The U.S. scored among the worst of all countries (72/100 where higher is worse) covered by the Global Interference Index – only seven countries reported greater tobacco industry interference in policymaking. Countries are ranked on overall interference and on specific metrics such as interference in policy development. The United Kingdom, Uganda and Iran emerged as leaders in protecting health policy from industry meddling. Examples of tobacco industry interference include direct lobbying, political contributions, creation and/or funding of front groups to advocate on their behalf, frivolous lawsuits intended to impose legal costs, misleading mass media campaigns, and ensuring seats at the table of government advisory bodies, including with the Food and Drug Administration.
Key findings of the Global Interference Index include:
- Transparency Matters. Countries fared better when they were more open about their dealings with the industry, including recorded interactions and political donations. Political contributions and gifts from the tobacco industry are banned in Brazil, Canada, France, Iran, Myanmar, Turkey, K., Uganda and Uruguay. Among the countries surveyed, transparency on political contributions is required only in Kenya and the U.S.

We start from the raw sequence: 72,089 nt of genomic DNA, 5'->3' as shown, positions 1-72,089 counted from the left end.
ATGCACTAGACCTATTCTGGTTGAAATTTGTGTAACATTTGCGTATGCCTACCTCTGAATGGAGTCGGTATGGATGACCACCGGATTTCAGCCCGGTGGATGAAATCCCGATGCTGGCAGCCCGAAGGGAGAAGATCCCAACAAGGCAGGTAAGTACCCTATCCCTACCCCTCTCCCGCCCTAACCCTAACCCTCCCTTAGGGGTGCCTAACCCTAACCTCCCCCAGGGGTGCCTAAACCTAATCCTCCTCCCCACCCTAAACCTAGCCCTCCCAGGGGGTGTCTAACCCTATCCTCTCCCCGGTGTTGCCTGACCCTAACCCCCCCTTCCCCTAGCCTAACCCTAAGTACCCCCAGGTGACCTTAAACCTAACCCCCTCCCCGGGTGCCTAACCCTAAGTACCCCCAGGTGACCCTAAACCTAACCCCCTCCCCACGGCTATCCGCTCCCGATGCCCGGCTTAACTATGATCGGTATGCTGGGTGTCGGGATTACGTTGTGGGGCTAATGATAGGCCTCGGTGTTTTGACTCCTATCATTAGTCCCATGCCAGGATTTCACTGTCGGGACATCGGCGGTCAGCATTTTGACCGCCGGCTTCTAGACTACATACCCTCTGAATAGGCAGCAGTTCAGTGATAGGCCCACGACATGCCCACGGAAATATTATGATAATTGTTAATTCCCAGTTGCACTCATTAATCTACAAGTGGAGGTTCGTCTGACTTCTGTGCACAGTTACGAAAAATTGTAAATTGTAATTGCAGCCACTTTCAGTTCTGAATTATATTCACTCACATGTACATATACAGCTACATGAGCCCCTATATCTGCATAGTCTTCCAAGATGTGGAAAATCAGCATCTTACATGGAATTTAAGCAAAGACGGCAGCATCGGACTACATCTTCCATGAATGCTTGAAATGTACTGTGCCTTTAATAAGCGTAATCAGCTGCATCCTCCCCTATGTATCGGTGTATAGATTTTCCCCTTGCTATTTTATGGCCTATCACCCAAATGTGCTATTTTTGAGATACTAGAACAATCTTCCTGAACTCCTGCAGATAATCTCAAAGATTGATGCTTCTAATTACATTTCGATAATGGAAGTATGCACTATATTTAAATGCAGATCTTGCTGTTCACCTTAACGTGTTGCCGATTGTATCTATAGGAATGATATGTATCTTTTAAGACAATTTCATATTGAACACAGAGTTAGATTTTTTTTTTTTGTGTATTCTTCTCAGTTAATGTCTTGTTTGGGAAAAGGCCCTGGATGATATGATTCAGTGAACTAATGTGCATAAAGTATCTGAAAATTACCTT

- Wooing of Senior Officials was rampant across regions. Tobacco companies aggressively targeted departments of Finance, Commerce and Trade to achieve policy influence. They used donations and awards to obtain endorsement from senior officials.
- E-cigarettes pose a new threat. There is growing evidence of the industry using harm reduction claims about e-cigarettes to justify interactions with government officials and open the door to new products. In 2018, tobacco companies lobbied to make it easier for them to sell or promote e-cigarettes in the United States, Philippines, Mexico, Lebanon and Turkey.
- Tax breaks benefitted industry in many countries. Incentives, exemptions and duty-free tobacco boost production and sales in markets that may have other regulations in place. Only Sri Lanka bans duty-free sales of cigarettes.
- Any country can succeed. The UK, Uganda, and Iran are economically, politically and culturally diverse countries and the most successful in resisting industry influence. They prove that any country can have good measures to prevent tobacco companies from having undue influence on health.